Over the past couple decades Detroit has become the poster child for gross government overspending, struggling businesses, bailouts and blighted neighbors. Last July the city filed for bankruptcy.
Just when you’re about to write it off hope enters from stage left. Give a great welcome to the new Chinese real estate investor. Detroit is now their fourth most popular U.S. real estate investment market.
Forbes reports that “‘While the bankruptcy is viewed as a bad thing elsewhere, it raised the exposure level of Detroit’s real estate market in China,’ says Evonne Xu, a Michigan attorney catering to Chinese purchasers.”
It appears that even Chinese investors can’t resist buys like a two-story home for $39. Forbs detailed that China Central Television, the state broadcaster, in March reported that two houses in Detroit cost the same as a pair of leather shoes. No wonder a poster on Sina Weibo, the Twitter-like service, pitched, “Seven-hundred thousand people, quiet, clean air, no pollution, democracy — what are you waiting for?”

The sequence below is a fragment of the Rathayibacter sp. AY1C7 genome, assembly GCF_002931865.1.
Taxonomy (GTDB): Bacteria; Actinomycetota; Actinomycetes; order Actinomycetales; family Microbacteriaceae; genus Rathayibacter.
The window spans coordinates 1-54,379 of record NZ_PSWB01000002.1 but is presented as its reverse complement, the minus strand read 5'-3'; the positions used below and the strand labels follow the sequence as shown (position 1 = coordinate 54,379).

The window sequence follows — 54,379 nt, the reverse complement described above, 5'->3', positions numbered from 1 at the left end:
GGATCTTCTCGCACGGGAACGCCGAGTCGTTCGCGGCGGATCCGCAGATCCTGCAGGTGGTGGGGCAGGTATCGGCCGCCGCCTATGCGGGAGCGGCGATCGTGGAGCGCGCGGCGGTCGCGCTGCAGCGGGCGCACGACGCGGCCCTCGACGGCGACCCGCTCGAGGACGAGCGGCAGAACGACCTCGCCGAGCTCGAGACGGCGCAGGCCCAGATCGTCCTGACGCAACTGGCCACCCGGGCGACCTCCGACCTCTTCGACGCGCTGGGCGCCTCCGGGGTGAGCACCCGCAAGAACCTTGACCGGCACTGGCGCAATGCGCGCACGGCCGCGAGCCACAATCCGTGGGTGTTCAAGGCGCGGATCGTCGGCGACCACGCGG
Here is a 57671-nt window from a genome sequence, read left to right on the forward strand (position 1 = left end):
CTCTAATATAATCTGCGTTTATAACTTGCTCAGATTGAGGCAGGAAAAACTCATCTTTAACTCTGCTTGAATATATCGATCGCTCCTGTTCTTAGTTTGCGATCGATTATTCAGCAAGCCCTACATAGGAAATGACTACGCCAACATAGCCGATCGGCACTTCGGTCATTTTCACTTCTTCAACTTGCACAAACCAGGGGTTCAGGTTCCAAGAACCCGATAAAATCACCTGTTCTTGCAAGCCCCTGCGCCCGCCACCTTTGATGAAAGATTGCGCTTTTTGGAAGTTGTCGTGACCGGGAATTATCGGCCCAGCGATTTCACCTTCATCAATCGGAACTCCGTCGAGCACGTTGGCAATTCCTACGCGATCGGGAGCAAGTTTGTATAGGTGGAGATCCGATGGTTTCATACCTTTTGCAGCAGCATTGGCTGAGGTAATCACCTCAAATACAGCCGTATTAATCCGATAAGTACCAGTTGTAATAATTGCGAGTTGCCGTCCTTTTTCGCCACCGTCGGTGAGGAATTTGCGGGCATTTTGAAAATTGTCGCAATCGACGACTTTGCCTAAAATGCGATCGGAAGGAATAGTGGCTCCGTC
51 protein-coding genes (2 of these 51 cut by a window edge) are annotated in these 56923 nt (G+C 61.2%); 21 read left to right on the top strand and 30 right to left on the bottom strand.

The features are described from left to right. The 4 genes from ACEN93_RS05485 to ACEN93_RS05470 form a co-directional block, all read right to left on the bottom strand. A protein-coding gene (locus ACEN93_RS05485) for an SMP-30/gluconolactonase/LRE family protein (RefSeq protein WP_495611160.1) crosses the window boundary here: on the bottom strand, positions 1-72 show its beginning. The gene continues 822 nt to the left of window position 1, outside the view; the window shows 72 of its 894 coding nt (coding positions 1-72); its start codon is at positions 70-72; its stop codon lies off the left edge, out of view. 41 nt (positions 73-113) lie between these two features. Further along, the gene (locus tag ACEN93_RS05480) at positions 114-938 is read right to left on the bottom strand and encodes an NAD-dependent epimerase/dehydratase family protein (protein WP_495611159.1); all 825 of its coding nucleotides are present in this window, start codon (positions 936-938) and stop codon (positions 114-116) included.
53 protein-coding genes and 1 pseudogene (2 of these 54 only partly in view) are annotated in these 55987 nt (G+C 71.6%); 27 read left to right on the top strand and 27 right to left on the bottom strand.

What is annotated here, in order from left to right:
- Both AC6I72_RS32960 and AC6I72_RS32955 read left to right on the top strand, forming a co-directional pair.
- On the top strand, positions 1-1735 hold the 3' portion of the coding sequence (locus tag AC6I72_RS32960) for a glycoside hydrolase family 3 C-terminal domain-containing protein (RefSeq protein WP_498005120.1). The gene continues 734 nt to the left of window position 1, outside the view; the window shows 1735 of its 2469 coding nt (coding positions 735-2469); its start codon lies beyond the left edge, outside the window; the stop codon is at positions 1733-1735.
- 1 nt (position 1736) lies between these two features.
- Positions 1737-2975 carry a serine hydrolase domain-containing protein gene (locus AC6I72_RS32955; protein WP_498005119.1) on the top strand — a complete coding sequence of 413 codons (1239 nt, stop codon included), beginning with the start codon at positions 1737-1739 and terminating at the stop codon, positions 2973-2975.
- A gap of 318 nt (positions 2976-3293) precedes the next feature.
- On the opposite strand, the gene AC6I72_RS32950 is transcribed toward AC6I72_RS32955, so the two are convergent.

The interest in Detroit real estate extends to the commercial market where Dongdu International Group of Shanghai bought, sight unseen, two downtown icons, the David Stott building for $4.2M and the Detroit Free Press building for $9.4M, both at auction this September.
According to Forbes “…Chinese purchasers are making bulk purchases of inexpensive properties — those selling for $25,000 or less — in the rings surrounding the city center. ‘They’re banking on the downtown resurgence spiraling out into those rings,’ explains Kelly Sweeney of Coldwell Banker Weir Manuel. Mainland parties often buy at tax and foreclosure sales, hold their property and patiently wait for appreciation.”
There are immediate gains for downtown Detroit as Dongdu International will make a big contribution to downtown by redeveloping the Detroit Free Press building, turning it into a retail and residential complex. The Chinese buy-and-hold tactics in Detroit suggest serious patience.